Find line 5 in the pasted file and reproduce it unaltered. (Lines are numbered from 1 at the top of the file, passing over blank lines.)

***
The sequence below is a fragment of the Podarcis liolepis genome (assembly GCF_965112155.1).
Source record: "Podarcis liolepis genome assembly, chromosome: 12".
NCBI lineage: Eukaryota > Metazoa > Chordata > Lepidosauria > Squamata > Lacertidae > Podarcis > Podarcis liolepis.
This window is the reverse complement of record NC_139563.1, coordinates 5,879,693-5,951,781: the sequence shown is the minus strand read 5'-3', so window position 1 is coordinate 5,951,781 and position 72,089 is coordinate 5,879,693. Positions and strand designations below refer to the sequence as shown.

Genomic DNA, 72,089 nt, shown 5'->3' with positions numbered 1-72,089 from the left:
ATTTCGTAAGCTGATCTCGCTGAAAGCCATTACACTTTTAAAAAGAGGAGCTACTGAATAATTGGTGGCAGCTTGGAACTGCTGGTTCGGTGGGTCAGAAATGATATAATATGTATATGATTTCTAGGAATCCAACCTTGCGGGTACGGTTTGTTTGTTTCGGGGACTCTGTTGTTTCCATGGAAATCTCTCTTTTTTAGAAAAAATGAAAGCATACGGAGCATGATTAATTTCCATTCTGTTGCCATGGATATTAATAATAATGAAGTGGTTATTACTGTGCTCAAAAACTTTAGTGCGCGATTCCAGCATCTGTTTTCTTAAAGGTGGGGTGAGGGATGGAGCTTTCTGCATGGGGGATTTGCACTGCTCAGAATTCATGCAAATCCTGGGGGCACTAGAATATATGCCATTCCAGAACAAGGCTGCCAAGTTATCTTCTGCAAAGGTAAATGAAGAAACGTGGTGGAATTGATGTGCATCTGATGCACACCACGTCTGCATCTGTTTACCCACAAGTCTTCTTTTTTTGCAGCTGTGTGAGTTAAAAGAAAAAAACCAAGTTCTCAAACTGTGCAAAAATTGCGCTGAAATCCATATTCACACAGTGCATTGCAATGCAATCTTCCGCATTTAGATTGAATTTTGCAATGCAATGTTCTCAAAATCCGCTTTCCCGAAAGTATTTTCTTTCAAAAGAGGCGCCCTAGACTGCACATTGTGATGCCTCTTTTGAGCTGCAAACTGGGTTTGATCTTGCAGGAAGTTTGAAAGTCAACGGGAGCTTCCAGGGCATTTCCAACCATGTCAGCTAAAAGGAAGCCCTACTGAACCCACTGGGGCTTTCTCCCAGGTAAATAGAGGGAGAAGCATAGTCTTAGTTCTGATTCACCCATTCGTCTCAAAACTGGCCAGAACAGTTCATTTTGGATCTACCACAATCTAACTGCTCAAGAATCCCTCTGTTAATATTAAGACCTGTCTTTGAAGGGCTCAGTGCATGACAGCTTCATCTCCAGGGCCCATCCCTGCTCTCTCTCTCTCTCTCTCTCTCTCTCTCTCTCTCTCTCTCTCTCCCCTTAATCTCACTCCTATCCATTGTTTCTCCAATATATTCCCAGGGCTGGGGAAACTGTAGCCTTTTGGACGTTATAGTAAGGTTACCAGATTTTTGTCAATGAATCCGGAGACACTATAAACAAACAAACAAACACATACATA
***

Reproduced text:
Genomic DNA, 72,089 nt, shown 5'->3' with positions numbered 1-72,089 from the left: